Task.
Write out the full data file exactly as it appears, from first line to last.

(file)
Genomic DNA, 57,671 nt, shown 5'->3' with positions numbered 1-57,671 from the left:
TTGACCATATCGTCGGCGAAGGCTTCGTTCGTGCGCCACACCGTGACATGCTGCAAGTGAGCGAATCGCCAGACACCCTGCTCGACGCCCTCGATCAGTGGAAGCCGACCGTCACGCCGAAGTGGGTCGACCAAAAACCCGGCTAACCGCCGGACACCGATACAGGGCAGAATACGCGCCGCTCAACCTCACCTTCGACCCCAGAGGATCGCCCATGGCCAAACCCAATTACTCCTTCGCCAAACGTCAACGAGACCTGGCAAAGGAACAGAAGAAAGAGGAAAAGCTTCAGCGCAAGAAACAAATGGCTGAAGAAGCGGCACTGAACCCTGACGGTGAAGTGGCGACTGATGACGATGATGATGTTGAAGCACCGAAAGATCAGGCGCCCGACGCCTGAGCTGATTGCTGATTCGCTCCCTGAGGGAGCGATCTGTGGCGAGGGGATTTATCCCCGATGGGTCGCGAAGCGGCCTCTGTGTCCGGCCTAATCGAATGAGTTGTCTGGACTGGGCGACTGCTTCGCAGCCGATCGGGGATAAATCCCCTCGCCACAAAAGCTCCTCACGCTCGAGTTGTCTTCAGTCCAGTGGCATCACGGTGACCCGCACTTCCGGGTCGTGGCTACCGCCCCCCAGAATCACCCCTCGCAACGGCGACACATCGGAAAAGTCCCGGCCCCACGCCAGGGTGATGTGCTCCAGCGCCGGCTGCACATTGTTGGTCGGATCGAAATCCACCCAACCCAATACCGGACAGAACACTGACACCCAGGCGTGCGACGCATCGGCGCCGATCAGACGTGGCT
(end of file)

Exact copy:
Genomic DNA, 57,671 nt, shown 5'->3' with positions numbered 1-57,671 from the left:
TTGACCATATCGTCGGCGAAGGCTTCGTTCGTGCGCCACACCGTGACATGCTGCAAGTGAGCGAATCGCCAGACACCCTGCTCGACGCCCTCGATCAGTGGAAGCCGACCGTCACGCCGAAGTGGGTCGACCAAAAACCCGGCTAACCGCCGGACACCGATACAGGGCAGAATACGCGCCGCTCAACCTCACCTTCGACCCCAGAGGATCGCCCATGGCCAAACCCAATTACTCCTTCGCCAAACGTCAACGAGACCTGGCAAAGGAACAGAAGAAAGAGGAAAAGCTTCAGCGCAAGAAACAAATGGCTGAAGAAGCGGCACTGAACCCTGACGGTGAAGTGGCGACTGATGACGATGATGATGTTGAAGCACCGAAAGATCAGGCGCCCGACGCCTGAGCTGATTGCTGATTCGCTCCCTGAGGGAGCGATCTGTGGCGAGGGGATTTATCCCCGATGGGTCGCGAAGCGGCCTCTGTGTCCGGCCTAATCGAATGAGTTGTCTGGACTGGGCGACTGCTTCGCAGCCGATCGGGGATAAATCCCCTCGCCACAAAAGCTCCTCACGCTCGAGTTGTCTTCAGTCCAGTGGCATCACGGTGACCCGCACTTCCGGGTCGTGGCTACCGCCCCCCAGAATCACCCCTCGCAACGGCGACACATCGGAAAAGTCCCGGCCCCACGCCAGGGTGATGTGCTCCAGCGCCGGCTGCACATTGTTGGTCGGATCGAAATCCACCCAACCCAATACCGGACAGAACACTGACACCCAGGCGTGCGACGCATCGGCGCCGATCAGACGTGGCT